Ford defends bill that critics say shields long-term care homes from lawsuits
TORONTO -- Premier Doug Ford says families outraged by negligence on the part of long-term care facilities during the COVID-19 pandemic will still be able to hold the operators of those homes accountable despite new provincial legislation that critics say makes it more difficult for loved ones to sue.
On Tuesday, the Ford government introduced legislation that the province said, if passed, will provide liability protection to workers and businesses in a number of sectors who make “an honest effort” to follow public health guidelines and laws.
The bill, dubbed Supporting Ontario’s Recovery Act, would protect businesses and employees in the health care field, frontline workers in grocery and retail stores, charities and non-profit organizations, as well as coaches, volunteers, and minor sports associations.
But the legislation has prompted outcry from some who say the bill would make it “significantly harder” for residents and families to hold long-term care homes liable for any harm caused by exposure to COVID-19.
Those who take legal action against these facilities will now be forced to prove that there was “gross negligence” on the part of the long-term care provider.
“We are calling for this bill to be defeated,” Natalie Mehra, the executive director of the Ontario Health Coalition, said in a news release issued Wednesday.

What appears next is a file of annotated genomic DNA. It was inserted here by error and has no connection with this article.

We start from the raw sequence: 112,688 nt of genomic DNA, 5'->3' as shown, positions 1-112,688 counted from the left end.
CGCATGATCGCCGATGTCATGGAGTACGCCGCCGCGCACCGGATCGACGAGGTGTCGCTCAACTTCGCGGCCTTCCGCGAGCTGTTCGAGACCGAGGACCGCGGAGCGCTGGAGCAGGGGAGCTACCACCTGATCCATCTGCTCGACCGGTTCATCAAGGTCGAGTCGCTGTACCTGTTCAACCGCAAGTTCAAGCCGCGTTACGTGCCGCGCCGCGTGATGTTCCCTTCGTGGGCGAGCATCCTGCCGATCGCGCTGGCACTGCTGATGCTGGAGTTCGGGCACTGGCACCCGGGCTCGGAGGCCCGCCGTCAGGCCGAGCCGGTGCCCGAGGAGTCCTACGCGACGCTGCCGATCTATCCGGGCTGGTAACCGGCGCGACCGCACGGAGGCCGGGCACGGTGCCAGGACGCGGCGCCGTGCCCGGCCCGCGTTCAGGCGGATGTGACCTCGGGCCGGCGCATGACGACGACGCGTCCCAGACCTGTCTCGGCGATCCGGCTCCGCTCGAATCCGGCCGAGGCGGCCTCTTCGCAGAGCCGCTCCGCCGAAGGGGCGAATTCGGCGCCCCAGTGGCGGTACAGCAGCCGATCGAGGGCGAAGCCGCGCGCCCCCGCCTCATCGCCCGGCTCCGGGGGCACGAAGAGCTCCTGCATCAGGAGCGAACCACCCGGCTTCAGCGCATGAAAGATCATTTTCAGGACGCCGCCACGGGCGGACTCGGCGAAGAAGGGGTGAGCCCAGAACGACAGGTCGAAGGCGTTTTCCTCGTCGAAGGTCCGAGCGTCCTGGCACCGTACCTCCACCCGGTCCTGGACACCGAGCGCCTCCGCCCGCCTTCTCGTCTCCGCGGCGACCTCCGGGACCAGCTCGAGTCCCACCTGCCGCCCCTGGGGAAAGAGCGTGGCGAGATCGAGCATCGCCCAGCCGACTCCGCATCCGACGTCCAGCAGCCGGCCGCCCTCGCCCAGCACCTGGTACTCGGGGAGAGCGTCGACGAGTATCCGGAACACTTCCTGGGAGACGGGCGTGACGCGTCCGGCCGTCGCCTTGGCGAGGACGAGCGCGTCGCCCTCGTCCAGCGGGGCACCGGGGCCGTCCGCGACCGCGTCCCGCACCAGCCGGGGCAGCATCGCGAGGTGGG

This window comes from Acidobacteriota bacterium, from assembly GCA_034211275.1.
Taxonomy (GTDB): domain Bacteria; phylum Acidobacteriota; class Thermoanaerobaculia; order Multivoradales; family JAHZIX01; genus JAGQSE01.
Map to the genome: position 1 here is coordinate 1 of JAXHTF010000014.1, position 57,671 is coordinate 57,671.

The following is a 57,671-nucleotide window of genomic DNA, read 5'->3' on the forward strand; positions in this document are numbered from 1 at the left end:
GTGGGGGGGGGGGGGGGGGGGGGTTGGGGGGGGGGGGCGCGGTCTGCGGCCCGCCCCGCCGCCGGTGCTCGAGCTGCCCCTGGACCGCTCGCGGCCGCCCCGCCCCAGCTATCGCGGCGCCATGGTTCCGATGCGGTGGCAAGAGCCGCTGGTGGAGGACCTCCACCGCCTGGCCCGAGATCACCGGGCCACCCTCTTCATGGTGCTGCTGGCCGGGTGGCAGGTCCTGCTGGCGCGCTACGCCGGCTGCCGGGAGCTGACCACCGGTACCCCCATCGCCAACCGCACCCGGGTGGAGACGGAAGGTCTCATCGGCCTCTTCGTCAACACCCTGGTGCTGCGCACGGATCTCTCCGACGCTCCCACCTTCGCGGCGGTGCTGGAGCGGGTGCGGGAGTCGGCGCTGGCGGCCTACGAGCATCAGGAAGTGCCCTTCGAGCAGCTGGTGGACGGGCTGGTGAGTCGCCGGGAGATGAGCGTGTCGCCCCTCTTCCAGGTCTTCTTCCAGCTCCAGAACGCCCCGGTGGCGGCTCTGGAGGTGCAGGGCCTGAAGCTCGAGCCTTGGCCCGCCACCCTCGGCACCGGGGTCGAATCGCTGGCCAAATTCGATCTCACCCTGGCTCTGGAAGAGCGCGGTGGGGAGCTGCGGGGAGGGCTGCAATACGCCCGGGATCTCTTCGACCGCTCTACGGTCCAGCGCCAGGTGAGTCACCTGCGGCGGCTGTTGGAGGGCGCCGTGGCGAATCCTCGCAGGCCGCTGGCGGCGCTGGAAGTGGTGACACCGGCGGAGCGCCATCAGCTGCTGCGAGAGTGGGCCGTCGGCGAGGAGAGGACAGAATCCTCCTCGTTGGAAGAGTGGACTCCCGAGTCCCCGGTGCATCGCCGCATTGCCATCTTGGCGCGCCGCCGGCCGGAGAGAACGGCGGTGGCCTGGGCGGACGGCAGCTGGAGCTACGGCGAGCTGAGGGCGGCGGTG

“Elderly people in long-term care have suffered enormously as a result of negligence, incompetence and indifference by profit-seeking corporations that have engaged in egregious practices while at the same time paying out tens of millions of dollars a month in profits to their shareholders. This is morally reprehensible.”
Speaking to reporters on Wednesday at his daily COVID-19 briefing, Premier Doug Ford defended the legislation, saying the bill does not prevent families from suing.
“They can continue to sue them and this doesn’t cover them (for) full liability whatsoever. I said the same thing… when they brought this to me. I said, ‘Hey these families have the right to go after long-term care homes that were reckless and careless.’ And they have the right to do that,” the premier said.
“What they were saying if we did it for one group, protect the restaurants or convenience stores, you had to include everyone in the province. But I specifically asked that question. Yes, they can still be sued.”
Ford said the legislation aims to protect small businesses from going under due to unreasonable legal action.
“This does not protect the long-term care homes 100 per cent by any means. We were put in the corner in the fact that when convenience stores or other small shops… if you went in there and you said, ‘I got COVID,’ you could put thousands of businesses out of business. And they said you have to do all or none,” Ford added.
Close to 70 per cent of all COVID-19 related deaths in the province have involved residents of long-term care homes and several lawsuits have been launched by the families of loved ones who have died in those facilities.
“The Ford government tabled a bill obviously designed to shield itself and for-profit long-term care corporations from accountability. More than 1,900 people have died in long-term care during this pandemic, shattering thousands of families,” Ontario NDP Leader Andrea Horwath said in a statement released Tuesday.
“Doug Ford didn’t protect them — but is now protecting the very companies that let them die in horrible conditions. I’m appalled at this move to deny families the justice, accountability and day in court they deserve.”
During his news conference on Wednesday, Ford encouraged those currently pursuing legal action against long-term care homes to “continue suing them.”
“They will be held accountable,” he said.